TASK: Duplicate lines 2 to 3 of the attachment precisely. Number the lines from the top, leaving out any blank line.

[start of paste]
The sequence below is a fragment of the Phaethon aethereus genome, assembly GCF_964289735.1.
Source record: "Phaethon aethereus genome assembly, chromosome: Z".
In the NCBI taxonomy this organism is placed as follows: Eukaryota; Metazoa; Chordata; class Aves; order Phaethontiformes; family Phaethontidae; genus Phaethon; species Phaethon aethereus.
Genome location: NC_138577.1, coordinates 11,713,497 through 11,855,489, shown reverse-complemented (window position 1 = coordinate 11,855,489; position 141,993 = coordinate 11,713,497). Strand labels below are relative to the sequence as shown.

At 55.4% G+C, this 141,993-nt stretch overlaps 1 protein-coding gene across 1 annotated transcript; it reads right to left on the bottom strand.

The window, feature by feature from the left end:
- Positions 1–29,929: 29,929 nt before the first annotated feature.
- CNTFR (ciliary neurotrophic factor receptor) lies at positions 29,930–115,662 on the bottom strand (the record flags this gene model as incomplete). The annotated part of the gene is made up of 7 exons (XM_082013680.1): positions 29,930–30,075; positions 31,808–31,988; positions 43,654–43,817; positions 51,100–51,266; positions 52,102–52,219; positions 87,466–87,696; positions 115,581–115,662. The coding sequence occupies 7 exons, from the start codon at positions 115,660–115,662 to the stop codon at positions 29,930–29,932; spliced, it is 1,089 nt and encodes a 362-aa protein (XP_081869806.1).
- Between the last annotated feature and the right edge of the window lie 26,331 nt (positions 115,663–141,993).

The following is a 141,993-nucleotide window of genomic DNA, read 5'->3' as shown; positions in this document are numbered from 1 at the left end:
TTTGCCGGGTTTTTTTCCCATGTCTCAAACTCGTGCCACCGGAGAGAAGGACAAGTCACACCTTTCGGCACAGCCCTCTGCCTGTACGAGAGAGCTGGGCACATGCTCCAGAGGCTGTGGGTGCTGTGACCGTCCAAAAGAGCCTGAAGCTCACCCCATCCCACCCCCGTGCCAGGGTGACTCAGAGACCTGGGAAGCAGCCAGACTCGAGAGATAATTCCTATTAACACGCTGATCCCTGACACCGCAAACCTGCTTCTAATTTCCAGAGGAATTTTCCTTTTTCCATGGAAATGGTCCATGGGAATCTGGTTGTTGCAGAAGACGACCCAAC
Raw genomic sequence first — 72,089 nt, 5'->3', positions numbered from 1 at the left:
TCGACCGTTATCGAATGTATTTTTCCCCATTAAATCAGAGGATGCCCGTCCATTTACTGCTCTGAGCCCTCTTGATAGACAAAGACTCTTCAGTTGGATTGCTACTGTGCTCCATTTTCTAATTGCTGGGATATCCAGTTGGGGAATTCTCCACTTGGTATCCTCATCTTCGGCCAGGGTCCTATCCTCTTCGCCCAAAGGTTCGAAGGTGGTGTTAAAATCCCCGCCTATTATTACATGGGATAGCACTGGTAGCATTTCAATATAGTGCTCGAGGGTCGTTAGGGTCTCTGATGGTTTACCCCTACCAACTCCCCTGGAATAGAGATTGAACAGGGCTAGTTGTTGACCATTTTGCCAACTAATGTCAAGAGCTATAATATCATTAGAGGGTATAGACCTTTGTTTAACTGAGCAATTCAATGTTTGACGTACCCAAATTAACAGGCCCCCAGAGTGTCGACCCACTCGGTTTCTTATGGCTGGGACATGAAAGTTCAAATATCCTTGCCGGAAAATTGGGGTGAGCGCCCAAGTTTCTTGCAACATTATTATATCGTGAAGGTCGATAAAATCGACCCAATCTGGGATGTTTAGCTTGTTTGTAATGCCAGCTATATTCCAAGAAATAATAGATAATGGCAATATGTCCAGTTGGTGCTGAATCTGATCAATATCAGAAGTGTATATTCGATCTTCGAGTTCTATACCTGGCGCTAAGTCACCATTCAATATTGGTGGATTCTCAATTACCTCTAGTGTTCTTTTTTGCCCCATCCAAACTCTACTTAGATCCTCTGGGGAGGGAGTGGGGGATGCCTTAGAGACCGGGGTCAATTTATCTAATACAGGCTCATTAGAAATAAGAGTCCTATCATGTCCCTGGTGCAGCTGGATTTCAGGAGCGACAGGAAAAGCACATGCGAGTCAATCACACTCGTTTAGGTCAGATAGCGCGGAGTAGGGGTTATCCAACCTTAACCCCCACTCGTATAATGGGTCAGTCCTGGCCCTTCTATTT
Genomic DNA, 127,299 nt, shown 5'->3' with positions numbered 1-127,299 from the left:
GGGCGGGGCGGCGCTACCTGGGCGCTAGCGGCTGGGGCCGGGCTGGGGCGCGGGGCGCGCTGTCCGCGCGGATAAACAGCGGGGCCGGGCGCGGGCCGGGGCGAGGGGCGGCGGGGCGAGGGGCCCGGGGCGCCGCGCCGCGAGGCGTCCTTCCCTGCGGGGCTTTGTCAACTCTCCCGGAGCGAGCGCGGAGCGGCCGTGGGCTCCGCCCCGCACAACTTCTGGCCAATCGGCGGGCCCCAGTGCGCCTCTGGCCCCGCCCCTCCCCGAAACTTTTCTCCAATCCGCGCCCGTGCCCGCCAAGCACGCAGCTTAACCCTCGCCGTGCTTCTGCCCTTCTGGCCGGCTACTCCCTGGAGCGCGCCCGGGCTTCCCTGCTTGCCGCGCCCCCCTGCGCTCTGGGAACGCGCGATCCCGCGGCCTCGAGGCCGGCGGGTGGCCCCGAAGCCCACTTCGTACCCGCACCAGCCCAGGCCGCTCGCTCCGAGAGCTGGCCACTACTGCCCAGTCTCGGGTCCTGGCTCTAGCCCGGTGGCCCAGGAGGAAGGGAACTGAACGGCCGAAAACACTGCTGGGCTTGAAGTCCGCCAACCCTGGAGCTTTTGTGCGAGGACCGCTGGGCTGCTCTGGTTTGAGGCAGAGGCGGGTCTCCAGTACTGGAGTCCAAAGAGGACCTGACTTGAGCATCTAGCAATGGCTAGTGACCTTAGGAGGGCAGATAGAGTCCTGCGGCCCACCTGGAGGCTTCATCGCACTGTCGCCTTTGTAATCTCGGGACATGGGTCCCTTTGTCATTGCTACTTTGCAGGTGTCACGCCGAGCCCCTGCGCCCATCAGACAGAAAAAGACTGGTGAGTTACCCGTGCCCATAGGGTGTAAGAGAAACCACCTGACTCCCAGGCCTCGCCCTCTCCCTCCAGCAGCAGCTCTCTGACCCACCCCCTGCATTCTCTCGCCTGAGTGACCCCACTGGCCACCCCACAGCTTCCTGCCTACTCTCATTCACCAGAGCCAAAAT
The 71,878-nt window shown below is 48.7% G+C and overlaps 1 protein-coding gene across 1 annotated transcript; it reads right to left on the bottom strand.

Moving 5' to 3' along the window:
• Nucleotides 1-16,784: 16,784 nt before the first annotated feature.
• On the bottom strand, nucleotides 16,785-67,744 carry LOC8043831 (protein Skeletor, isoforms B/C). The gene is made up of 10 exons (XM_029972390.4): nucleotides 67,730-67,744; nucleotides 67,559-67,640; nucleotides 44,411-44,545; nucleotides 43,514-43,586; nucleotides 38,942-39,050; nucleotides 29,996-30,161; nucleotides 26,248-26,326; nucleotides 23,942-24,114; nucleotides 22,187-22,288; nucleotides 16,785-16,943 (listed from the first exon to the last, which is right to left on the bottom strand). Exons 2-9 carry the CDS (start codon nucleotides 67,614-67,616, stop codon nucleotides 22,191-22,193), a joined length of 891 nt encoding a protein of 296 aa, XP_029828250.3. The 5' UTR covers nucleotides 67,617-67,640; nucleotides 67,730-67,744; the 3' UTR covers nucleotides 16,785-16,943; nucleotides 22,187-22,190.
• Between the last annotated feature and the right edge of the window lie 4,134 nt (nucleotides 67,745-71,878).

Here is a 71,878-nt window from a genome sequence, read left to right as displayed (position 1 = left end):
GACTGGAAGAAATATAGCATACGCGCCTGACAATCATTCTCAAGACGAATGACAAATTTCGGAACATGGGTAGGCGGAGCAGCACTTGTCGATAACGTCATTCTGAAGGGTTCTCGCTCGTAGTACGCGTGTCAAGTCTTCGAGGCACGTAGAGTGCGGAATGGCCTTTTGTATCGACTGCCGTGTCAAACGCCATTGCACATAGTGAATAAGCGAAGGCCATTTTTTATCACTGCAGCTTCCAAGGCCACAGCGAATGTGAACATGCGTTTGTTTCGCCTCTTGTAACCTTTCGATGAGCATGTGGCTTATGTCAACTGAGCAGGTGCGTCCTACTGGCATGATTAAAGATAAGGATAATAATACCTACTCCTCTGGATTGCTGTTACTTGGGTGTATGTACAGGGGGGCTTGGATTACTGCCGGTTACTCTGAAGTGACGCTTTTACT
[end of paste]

Source record: "Phaethon aethereus genome assembly, chromosome: Z".
In the NCBI taxonomy this organism is placed as follows: Eukaryota; Metazoa; Chordata; class Aves; order Phaethontiformes; family Phaethontidae; genus Phaethon; species Phaethon aethereus.